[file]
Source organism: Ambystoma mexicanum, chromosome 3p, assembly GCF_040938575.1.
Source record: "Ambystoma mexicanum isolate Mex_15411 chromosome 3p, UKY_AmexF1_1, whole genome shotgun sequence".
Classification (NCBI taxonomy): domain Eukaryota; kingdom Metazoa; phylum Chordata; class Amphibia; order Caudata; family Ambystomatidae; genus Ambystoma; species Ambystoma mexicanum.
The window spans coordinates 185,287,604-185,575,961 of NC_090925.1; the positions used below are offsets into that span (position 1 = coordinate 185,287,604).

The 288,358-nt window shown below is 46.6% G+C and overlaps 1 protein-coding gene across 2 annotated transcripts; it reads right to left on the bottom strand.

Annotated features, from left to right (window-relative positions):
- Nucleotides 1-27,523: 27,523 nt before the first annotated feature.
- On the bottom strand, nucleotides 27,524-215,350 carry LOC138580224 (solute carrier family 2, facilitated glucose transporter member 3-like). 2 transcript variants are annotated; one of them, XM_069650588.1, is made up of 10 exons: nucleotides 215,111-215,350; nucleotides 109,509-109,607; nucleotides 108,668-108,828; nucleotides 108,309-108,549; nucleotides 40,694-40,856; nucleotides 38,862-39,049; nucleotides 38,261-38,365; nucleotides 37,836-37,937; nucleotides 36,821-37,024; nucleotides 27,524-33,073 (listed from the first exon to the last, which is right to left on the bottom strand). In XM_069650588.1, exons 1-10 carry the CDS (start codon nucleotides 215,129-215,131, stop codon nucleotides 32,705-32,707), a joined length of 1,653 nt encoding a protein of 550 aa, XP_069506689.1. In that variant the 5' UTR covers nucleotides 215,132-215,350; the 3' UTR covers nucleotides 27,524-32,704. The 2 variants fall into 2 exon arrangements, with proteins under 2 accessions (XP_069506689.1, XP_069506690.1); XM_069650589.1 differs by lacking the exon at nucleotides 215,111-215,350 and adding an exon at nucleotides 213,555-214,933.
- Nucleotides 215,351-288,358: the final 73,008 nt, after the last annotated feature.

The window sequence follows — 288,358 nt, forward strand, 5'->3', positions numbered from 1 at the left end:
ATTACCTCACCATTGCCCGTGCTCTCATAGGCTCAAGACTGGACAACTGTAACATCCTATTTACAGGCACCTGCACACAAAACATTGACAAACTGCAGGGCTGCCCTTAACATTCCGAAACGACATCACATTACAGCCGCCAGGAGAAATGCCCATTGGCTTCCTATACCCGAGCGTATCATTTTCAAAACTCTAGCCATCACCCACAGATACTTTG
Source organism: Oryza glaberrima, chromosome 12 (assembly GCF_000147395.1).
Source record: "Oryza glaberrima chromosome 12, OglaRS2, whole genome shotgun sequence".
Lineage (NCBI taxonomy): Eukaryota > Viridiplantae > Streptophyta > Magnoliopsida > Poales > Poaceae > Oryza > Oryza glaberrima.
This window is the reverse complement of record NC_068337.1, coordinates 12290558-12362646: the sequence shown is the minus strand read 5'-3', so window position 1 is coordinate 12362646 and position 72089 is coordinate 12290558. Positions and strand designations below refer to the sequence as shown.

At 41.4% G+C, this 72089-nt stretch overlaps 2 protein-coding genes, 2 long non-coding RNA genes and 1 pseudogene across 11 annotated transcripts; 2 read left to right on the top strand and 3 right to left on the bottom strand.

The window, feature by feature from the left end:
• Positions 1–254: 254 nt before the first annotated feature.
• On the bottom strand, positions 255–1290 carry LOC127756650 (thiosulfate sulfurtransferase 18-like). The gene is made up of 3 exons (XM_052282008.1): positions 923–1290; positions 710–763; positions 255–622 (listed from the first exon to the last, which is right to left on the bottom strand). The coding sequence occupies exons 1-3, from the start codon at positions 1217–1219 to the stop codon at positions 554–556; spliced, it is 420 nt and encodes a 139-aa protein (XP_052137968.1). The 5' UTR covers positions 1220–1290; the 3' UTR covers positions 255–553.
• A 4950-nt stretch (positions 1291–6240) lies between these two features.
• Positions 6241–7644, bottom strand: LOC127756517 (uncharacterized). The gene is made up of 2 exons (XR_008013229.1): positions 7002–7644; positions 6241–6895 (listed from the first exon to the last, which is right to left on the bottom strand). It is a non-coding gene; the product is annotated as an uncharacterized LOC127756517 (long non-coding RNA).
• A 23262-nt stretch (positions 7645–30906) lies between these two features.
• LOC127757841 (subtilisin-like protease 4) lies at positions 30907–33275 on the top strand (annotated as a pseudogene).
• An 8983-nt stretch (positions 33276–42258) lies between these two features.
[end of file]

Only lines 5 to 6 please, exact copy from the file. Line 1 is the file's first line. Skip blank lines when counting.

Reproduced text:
The 288,358-nt window shown below is 46.6% G+C and overlaps 1 protein-coding gene across 2 annotated transcripts; it reads right to left on the bottom strand.

Annotated features, from left to right (window-relative positions):